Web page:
Among enthusiasts, "retro" is often a bad word.
I'm not necessarily in that camp, but when a car company decides to ape the Ferrari 250 GT SWB with its first (and only) design, my gut tells me to learn about the company before passing judgement on its vehicle.
You're looking at the SSZ Stradale, a Wisconsin-made, sort-of-kit-car that is both brutally quick and unashamedly retro…but it's not as old as you may think. First shown in 1992, the SSZ Stradale was the brainchild of Alfa Romeo fanatic and racer Tom Zatloukal—often shortened to 'Zat'.
Working to complete only one car for himself, Zatlouklal wanted to combine the timeless looks of the Alfa Romeo Giulietta SS with enough performance to dust just about anything on the race track. Beginning with four prototypes built on the Alfa Romeo Series-101 "Sprint Speciale" chassis, Zatlouklal started to hone in on the best ingredients for his sports car recipe: V6 engine, composite body panels, and upgraded chassis components.
With the Mark 1, beefed-up Sprint Speciale lines were mounted over a unique tube frame chassis, with Kevlar-reinforced bodywork on top. To make maintenance easier for trackday drivers and race teams, the entire front end would lift up, exposing the engine and other components.
Under its shapely body sat a 3.0-litre Alfa Romeo V6 engine and five-speed manual transmission—with the party tricks being its adjustable ratio limited-slip differential and adjustable coilover suspension. This wasn't a car for amateurs, though: all components were sourced to be best, which often added a degree of performance customization that owners may not have been ready for.
Available in kit form, Zatlouklal sought to stay ahead of rivals on-track with a new engine for the Mark 2: a tuned 3.0-litre turbocharged unit from the Nissan 300ZX. Combined with an upgraded transmission, rear axle, and a host of bodywork modifications. As you can see in the gallery below, Zatlouklal also offered the car as a race car.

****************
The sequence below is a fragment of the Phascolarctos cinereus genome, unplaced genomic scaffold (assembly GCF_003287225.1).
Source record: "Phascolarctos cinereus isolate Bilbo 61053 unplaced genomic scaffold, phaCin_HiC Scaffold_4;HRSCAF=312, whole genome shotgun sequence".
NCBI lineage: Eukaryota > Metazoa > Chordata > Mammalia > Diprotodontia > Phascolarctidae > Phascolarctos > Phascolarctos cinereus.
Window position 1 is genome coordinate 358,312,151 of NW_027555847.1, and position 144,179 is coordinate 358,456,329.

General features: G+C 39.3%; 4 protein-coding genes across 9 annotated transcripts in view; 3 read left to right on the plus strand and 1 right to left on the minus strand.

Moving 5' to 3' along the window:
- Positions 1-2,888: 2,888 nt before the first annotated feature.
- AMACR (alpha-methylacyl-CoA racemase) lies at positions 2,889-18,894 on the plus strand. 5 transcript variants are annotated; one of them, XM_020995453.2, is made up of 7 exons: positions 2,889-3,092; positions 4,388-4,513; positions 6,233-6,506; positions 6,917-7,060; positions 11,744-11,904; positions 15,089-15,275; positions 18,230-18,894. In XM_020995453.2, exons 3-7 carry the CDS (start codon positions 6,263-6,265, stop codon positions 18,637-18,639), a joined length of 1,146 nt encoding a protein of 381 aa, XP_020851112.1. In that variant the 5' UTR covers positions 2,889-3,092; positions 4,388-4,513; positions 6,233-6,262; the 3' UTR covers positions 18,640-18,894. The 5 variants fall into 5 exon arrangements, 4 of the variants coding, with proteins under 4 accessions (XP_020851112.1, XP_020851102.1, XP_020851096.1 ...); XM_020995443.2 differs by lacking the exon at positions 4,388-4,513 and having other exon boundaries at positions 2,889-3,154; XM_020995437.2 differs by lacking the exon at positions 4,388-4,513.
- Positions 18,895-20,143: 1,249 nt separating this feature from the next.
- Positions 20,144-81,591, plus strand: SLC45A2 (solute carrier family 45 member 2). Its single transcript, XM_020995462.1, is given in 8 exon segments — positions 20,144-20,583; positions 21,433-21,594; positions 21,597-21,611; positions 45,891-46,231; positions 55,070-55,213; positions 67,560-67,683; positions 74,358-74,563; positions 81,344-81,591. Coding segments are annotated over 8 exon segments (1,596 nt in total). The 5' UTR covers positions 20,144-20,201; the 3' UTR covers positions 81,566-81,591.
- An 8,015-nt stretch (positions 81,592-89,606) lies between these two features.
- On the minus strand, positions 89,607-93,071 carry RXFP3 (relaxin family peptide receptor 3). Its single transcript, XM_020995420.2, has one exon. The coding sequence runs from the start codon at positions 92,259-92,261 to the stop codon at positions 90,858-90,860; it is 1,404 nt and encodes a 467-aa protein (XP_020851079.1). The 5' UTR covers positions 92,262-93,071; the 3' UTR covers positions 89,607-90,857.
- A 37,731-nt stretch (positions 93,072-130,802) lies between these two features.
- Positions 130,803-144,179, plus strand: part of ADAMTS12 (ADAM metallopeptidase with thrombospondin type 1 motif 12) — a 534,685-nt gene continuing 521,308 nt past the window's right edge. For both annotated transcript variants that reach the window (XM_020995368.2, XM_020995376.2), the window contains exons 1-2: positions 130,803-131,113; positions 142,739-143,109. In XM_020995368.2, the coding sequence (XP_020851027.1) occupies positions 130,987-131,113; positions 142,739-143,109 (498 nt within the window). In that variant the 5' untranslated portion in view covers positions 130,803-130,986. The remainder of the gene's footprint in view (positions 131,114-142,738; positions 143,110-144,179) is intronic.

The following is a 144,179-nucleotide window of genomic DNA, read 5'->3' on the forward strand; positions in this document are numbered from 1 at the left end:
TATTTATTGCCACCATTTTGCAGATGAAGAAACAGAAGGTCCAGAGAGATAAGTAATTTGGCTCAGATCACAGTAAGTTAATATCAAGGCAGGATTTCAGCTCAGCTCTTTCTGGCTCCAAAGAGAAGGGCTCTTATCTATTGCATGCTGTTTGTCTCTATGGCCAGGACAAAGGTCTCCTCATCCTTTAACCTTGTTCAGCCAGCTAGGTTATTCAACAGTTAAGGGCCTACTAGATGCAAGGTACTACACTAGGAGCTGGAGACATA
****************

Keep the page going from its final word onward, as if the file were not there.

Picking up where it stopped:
The next iteration pushed horsepower even more to a reported 1000, and now offered inboard disc brakes, full aerodynamics package, air jacks, a data logger—and unmatched performance.
Mark 3.1 models saw the addition of a Corvette LS6 V8 engine, and Mark 4 models had slightly modified exterior panels and a longer wheelbase for better high-speed stability. Through all of the iterations of the Stradale street-going models, SSZ was busy racing the car anywhere they'd welcome an oddball, including in SCCA, FIA GT, World Challenge, and USRRC competition.
Mark 4 models are brutally powerful, with a 5.7-litre Chevrolet V8 from the Corvette that had to haul just 2200 lbs (997 kg).
It's one of the few modern vehicles that embody the spirit of vintage dual-use sports cars from Alfa Romeo, Ferrari, and others—all at a price about the same as a nicely-equipped luxury car. In 1992, it debuted at just $26,500, and if you wanted to go racing, you'd need at least $40,000.
From 1992-1999, 24 SSZs have been made—so keep your eyes peeled for an opportunity to add the ultimate Alfa Romeo Sprint Speciale to your collection.